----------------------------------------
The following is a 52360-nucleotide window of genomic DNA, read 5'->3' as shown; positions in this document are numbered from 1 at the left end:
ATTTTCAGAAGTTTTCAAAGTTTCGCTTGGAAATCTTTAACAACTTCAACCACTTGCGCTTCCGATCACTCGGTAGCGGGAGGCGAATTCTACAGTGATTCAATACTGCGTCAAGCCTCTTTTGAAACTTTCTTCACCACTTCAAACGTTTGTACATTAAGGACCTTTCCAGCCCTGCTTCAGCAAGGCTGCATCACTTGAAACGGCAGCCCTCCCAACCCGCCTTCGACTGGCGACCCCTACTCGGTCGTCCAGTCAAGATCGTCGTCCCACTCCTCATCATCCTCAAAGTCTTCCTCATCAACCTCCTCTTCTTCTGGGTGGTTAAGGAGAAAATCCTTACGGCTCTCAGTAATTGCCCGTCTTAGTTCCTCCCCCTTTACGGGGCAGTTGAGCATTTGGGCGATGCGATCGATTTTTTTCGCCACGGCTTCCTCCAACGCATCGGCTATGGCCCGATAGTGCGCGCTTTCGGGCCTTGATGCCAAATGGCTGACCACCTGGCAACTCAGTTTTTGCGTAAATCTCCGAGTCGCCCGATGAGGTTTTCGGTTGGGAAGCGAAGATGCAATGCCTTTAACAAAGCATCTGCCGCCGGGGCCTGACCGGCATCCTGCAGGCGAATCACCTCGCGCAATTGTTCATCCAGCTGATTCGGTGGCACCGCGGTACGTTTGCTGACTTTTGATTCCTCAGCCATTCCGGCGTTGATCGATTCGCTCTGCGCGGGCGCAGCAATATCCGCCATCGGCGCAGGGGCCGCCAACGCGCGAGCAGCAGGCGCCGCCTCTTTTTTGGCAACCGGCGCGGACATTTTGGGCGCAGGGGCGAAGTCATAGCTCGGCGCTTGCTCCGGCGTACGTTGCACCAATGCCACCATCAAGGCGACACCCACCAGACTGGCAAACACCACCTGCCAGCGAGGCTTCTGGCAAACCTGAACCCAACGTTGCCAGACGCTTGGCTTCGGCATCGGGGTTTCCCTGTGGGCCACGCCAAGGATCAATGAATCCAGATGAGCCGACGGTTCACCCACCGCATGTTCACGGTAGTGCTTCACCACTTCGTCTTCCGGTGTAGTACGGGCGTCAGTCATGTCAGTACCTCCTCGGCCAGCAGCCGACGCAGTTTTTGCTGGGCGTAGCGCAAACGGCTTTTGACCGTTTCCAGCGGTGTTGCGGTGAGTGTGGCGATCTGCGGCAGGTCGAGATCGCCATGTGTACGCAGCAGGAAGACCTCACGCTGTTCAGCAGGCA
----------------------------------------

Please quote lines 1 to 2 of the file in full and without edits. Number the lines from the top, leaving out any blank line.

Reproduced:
The following is a 52360-nucleotide window of genomic DNA, read 5'->3' as shown; positions in this document are numbered from 1 at the left end:
ATTTTCAGAAGTTTTCAAAGTTTCGCTTGGAAATCTTTAACAACTTCAACCACTTGCGCTTCCGATCACTCGGTAGCGGGAGGCGAATTCTACAGTGATTCAATACTGCGTCAAGCCTCTTTTGAAACTTTCTTCACCACTTCAAACGTTTGTACATTAAGGACCTTTCCAGCCCTGCTTCAGCAAGGCTGCATCACTTGAAACGGCAGCCCTCCCAACCCGCCTTCGACTGGCGACCCCTACTCGGTCGTCCAGTCAAGATCGTCGTCCCACTCCTCATCATCCTCAAAGTCTTCCTCATCAACCTCCTCTTCTTCTGGGTGGTTAAGGAGAAAATCCTTACGGCTCTCAGTAATTGCCCGTCTTAGTTCCTCCCCCTTTACGGGGCAGTTGAGCATTTGGGCGATGCGATCGATTTTTTTCGCCACGGCTTCCTCCAACGCATCGGCTATGGCCCGATAGTGCGCGCTTTCGGGCCTTGATGCCAAATGGCTGACCACCTGGCAACTCAGTTTTTGCGTAAATCTCCGAGTCGCCCGATGAGGTTTTCGGTTGGGAAGCGAAGATGCAATGCCTTTAACAAAGCATCTGCCGCCGGGGCCTGACCGGCATCCTGCAGGCGAATCACCTCGCGCAATTGTTCATCCAGCTGATTCGGTGGCACCGCGGTACGTTTGCTGACTTTTGATTCCTCAGCCATTCCGGCGTTGATCGATTCGCTCTGCGCGGGCGCAGCAATATCCGCCATCGGCGCAGGGGCCGCCAACGCGCGAGCAGCAGGCGCCGCCTCTTTTTTGGCAACCGGCGCGGACATTTTGGGCGCAGGGGCGAAGTCATAGCTCGGCGCTTGCTCCGGCGTACGTTGCACCAATGCCACCATCAAGGCGACACCCACCAGACTGGCAAACACCACCTGCCAGCGAGGCTTCTGGCAAACCTGAACCCAACGTTGCCAGACGCTTGGCTTCGGCATCGGGGTTTCCCTGTGGGCCACGCCAAGGATCAATGAATCCAGATGAGCCGACGGTTCACCCACCGCATGTTCACGGTAGTGCTTCACCACTTCGTCTTCCGGTGTAGTACGGGCGTCAGTCATGTCAGTACCTCCTCGGCCAGCAGCCGACGCAGTTTTTGCTGGGCGTAGCGCAAACGGCTTTTGACCGTTTCCAGCGGTGTTGCGGTGAGTGTGGCGATCTGCGGCAGGTCGAGATCGCCATGTGTACGCAGCAGGAAGACCTCACGCTGTTCAGCAGGCA